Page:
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Often referred to as Consumer Jesus, Christ with Shopping Bags is one of the more controversial Banksy prints - overt in its anti-religious sentiment. Unusually for Banksy, he never put the image on the street, and its relatively low edition size places it in high demand.
The artwork shows the crucifixion of Jesus Christ, yet without the actual cross and, rather than nails peircing his hands, shopping bags have been drawn in instead. Despite each bag also being festooned in fluorescent pink ribbon, closer inspection reveals them to be seeping black blood. Christmas presents seem to bulge from these macabre shopping bags, including commercially associated childhood icons: the candy cane and Mickey Mouse.
Undoubtedly meant as a satirical take on modern commercialism, this print points a finger at the hypocrisy of the modern Americanisation of the Christmas. As is typical of Banksy’s style, he juxtaposes two disparate themes to shock and unnerve the viewer.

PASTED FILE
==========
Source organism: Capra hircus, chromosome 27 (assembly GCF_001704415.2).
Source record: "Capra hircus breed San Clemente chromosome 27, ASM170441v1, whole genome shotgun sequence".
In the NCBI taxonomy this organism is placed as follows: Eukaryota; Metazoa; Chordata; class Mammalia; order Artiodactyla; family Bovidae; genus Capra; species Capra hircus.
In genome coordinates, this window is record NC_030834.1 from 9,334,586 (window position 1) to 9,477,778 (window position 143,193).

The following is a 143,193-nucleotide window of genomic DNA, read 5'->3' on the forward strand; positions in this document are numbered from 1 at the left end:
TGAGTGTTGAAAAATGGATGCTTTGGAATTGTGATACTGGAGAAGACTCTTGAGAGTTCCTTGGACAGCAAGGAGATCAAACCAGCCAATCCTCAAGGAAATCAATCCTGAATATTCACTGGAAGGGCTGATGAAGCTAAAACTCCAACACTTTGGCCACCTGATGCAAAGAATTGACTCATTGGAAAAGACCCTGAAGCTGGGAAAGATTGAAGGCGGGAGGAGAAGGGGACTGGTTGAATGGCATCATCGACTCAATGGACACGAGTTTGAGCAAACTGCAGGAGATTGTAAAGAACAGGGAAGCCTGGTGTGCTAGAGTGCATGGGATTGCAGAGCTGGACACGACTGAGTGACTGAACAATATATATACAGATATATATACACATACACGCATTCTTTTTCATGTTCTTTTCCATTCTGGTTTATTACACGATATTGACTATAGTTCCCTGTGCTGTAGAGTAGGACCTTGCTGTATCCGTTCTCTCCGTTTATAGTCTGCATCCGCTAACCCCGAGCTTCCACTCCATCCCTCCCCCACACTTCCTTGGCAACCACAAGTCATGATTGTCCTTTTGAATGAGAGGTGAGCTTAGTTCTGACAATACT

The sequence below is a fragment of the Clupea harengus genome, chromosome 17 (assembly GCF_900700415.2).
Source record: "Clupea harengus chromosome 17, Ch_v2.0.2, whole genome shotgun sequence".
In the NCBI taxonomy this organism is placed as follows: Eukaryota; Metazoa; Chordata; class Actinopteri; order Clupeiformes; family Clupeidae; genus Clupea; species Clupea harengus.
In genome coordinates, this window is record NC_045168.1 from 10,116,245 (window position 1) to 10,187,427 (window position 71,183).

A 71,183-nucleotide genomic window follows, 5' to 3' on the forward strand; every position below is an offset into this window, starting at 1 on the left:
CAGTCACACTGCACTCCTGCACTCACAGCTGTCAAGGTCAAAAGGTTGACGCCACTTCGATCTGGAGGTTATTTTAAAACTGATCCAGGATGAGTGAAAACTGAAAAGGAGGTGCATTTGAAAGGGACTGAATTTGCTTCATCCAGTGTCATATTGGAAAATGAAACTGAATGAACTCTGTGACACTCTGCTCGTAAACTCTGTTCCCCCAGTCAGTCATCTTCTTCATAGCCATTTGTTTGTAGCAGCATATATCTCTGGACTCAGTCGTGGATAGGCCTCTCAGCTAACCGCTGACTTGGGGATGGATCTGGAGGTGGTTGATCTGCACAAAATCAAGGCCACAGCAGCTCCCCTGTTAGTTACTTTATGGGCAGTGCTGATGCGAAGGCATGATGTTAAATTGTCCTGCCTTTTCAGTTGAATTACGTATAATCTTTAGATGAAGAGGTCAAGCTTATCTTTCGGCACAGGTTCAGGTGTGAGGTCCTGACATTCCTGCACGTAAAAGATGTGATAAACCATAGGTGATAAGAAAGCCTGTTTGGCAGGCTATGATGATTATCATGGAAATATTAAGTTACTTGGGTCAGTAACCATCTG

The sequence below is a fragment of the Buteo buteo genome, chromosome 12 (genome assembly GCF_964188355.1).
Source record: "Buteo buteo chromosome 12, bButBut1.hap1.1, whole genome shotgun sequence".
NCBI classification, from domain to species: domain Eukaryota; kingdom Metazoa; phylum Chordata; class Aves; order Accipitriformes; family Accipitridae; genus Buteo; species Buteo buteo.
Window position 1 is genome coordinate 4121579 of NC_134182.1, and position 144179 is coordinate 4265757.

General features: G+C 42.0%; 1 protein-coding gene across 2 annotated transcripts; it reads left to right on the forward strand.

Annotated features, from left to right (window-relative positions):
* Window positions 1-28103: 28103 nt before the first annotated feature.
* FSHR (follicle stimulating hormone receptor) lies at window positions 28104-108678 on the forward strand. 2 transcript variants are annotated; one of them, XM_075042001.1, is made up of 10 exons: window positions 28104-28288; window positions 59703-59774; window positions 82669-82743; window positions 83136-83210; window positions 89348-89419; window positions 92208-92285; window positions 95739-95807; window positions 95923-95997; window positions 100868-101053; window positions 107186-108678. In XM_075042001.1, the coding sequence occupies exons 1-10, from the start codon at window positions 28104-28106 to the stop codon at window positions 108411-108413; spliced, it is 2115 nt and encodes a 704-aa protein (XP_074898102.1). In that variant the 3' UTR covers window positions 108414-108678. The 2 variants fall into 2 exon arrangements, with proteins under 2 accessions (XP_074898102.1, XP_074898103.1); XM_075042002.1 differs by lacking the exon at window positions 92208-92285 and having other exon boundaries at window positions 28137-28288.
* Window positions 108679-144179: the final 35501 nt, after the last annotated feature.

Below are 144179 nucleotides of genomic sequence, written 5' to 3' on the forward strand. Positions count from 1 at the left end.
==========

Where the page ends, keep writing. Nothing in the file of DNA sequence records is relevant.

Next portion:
A deliberate perversion of Christian values and a communication the bleakness it represents for the artist, this work makes us uneasy. Jesus himself appears in pain, weighed down by the shopping bags, symbolising the damage that consumerism has inflicted on the original values of Christianity – charity, compassion, forgiveness and gratitude.
To read more about Banksy's relationship with consumer capitalism, see our article here.